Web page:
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July 2, 2007

impressions from the PLATFORM festival

by sven at 8:00 am

Wallace and Gromit puppets on display

After going to my last screening on Saturday, I walked out into the Performing Arts Center lobby. I just stood there for a moment and looked around the room.

There was Henry Selick having a conversation with Peter Lord. Behind them was Joan Gratz talking with some friends. "Spike," from the Spike & Mike festival, walked by. And just outside I could see Will Vinton sitting at a table.

That moment was emblematic of the festival for me.

the "Attack of the Blog" panel

What films did I go see at the festival?

I prioritized going to screenings of films rather than going to presentations. Nonetheless, I also made it to the following presentations:

Profoundly exhausting!

The first showing of the day was often at 9:30am, so I'd be getting up at 7:30 in order to eat, shower, drive across town, and find parking. The last showing would often run til 1:00am -- so by the time I'd driven home, caught my breath, and gotten to bed, it was usually heading toward 2:30 or 3:00am.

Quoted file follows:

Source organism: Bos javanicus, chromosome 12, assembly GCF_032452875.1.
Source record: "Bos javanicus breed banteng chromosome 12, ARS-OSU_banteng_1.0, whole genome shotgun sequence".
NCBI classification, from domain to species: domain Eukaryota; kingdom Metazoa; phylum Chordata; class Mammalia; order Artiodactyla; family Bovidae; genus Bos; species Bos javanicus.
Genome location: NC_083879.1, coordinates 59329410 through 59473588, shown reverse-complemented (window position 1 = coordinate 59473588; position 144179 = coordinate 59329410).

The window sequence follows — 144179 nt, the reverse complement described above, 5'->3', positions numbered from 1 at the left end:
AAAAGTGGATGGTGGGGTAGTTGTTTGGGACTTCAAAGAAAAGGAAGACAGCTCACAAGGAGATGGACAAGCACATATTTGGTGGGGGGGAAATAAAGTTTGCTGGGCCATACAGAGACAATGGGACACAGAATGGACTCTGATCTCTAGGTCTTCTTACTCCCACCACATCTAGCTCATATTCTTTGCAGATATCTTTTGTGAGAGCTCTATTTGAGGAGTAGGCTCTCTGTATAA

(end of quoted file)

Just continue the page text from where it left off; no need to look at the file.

Everyone was similarly tired. I managed to stay awake... But I did have to give a friend a little nudge at one point, when he'd nodded off.

There reaches a point where the exhaustion just makes you stop caring. You know that what you're seeing is amazing animation -- but you're just too tired and numb to feel anything.

In addition to the sleep dep, sitting still for six days is also a bit of a marathon. It's physically demanding to have to stay still that long -- it's like taking a cross-country flight every day. There were screenings where every-other-film I'd have to switch which cheek I was sitting on.

myself and fellow stopmo blogger Karl Sigler

There were fewer films that had characters and a beginning, middle, and end than I would have expected. Often if a film had humans in it, they didn't speak, and were somewhat inscrutable. I'm not sure if this was numerically the case, but it felt like a majority of films weren't story-based at all... I was surprised by my own reaction: it felt like the films that did have story had an inherent advantage, that they were able to engage me and draw me into their world in a way that artsier stuff just couldn't.